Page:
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  17. Stephen Edward McMillin (2011). Faith-Based Social Services: From Communitarian to Individualistic Values. Zygon 46 (2):482-490.
    Abstract. This article argues that a primary, contemporary product of four moments in the history of faith-based social services has been a highly selective and inconsistent use of the notion of human rights by churches and church leaders. Churches still occasionally reference a communitarian sense of human rights and public good but now more commonly use the rhetoric of individual rights to contest specific political positions and social policies in the arena of the social service agencies these churches sponsor. Changing (...)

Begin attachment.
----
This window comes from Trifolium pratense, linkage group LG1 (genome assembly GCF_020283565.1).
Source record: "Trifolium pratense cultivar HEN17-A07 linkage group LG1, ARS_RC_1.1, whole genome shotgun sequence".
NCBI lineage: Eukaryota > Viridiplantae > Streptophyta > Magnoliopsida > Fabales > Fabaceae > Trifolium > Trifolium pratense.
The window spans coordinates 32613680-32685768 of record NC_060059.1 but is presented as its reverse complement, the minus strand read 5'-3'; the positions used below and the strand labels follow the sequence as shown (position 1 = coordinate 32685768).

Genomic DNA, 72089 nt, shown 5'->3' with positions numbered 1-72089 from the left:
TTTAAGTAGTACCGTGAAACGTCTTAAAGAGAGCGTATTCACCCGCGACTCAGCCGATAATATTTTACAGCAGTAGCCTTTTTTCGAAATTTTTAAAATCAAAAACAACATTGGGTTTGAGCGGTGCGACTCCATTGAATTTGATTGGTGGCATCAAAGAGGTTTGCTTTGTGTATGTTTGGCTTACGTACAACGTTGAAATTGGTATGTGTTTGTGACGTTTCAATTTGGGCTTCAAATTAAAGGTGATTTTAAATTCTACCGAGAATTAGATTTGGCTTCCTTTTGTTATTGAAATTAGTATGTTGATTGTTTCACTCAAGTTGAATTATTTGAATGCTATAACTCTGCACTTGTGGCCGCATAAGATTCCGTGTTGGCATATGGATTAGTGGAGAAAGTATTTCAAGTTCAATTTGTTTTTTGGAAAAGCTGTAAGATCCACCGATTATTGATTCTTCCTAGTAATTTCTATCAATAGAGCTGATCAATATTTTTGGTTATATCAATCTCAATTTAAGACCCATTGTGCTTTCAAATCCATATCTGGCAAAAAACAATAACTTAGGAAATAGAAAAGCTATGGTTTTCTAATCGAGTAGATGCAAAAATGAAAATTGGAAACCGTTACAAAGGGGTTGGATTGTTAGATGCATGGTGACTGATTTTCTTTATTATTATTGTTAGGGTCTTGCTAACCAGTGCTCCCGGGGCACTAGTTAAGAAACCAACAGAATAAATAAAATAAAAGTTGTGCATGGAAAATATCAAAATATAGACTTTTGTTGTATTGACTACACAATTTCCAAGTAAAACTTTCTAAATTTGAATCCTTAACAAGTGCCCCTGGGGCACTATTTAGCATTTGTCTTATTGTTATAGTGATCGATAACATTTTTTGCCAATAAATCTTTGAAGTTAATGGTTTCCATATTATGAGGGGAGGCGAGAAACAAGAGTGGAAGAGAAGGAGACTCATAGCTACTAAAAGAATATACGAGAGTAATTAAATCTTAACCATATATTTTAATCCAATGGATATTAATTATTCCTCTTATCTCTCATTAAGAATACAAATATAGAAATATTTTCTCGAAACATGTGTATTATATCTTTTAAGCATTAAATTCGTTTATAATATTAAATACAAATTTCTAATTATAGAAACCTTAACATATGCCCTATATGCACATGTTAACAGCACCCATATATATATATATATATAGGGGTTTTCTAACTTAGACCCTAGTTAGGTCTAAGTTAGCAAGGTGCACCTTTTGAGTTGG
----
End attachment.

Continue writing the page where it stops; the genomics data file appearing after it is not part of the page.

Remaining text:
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  18. J. L. Schellenberg (1994). Religious Experience and Religious Diversity: A Reply to Alston. Religious Studies 30 (2):151 - 159.
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  19. Daniel Watts (2011). Dilemmatic Deliberations In Kierkegaard's Fear and Trembling. Faith and Philosophy 28 (2):174-189.
    My central claim in this paper is that Kierkegaard’s Fear and Trembling is governed by the basic aim to articulate a real dilemma, and to elicit its proper recognition as such. I begin by indicating how Kierkegaard’s works are shaped in general by this aim, and what the aim involves. I then show how the dilemmaticstructure of Fear and Trembling is obscured in a recent dispute between Michelle Kosch and John Lippitt regarding the basic aims and upshot of the book. (...)